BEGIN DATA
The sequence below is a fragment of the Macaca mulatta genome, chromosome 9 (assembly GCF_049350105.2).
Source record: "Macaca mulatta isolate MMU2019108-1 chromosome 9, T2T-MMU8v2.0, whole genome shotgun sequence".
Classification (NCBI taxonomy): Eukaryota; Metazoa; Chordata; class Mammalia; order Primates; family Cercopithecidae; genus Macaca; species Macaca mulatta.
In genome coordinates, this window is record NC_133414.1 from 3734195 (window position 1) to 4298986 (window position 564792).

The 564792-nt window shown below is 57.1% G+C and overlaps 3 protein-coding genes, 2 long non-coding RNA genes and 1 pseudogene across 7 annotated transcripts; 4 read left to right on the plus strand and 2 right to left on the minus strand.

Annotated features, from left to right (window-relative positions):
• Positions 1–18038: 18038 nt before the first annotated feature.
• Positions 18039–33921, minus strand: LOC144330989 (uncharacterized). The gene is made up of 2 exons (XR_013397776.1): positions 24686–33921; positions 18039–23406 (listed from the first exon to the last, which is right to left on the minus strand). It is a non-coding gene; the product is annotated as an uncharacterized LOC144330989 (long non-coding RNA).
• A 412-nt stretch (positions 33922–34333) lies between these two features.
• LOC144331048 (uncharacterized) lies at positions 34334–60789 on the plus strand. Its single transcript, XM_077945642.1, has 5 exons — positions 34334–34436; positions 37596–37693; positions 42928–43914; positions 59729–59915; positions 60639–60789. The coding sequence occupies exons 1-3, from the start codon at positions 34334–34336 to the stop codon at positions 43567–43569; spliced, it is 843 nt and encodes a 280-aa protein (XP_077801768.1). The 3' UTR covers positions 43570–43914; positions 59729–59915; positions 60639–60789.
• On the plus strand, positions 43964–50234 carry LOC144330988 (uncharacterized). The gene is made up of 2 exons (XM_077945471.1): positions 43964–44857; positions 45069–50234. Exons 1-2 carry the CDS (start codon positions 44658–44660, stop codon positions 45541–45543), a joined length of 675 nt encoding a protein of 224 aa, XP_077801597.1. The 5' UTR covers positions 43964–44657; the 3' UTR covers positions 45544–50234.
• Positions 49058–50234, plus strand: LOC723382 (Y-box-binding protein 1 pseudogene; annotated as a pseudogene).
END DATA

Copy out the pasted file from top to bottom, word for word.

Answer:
The sequence below is a fragment of the Macaca mulatta genome, chromosome 9 (assembly GCF_049350105.2).
Source record: "Macaca mulatta isolate MMU2019108-1 chromosome 9, T2T-MMU8v2.0, whole genome shotgun sequence".
Classification (NCBI taxonomy): Eukaryota; Metazoa; Chordata; class Mammalia; order Primates; family Cercopithecidae; genus Macaca; species Macaca mulatta.
In genome coordinates, this window is record NC_133414.1 from 3734195 (window position 1) to 4298986 (window position 564792).

The 564792-nt window shown below is 57.1% G+C and overlaps 3 protein-coding genes, 2 long non-coding RNA genes and 1 pseudogene across 7 annotated transcripts; 4 read left to right on the plus strand and 2 right to left on the minus strand.

Annotated features, from left to right (window-relative positions):
• Positions 1–18038: 18038 nt before the first annotated feature.
• Positions 18039–33921, minus strand: LOC144330989 (uncharacterized). The gene is made up of 2 exons (XR_013397776.1): positions 24686–33921; positions 18039–23406 (listed from the first exon to the last, which is right to left on the minus strand). It is a non-coding gene; the product is annotated as an uncharacterized LOC144330989 (long non-coding RNA).
• A 412-nt stretch (positions 33922–34333) lies between these two features.
• LOC144331048 (uncharacterized) lies at positions 34334–60789 on the plus strand. Its single transcript, XM_077945642.1, has 5 exons — positions 34334–34436; positions 37596–37693; positions 42928–43914; positions 59729–59915; positions 60639–60789. The coding sequence occupies exons 1-3, from the start codon at positions 34334–34336 to the stop codon at positions 43567–43569; spliced, it is 843 nt and encodes a 280-aa protein (XP_077801768.1). The 3' UTR covers positions 43570–43914; positions 59729–59915; positions 60639–60789.
• On the plus strand, positions 43964–50234 carry LOC144330988 (uncharacterized). The gene is made up of 2 exons (XM_077945471.1): positions 43964–44857; positions 45069–50234. Exons 1-2 carry the CDS (start codon positions 44658–44660, stop codon positions 45541–45543), a joined length of 675 nt encoding a protein of 224 aa, XP_077801597.1. The 5' UTR covers positions 43964–44657; the 3' UTR covers positions 45544–50234.
• Positions 49058–50234, plus strand: LOC723382 (Y-box-binding protein 1 pseudogene; annotated as a pseudogene).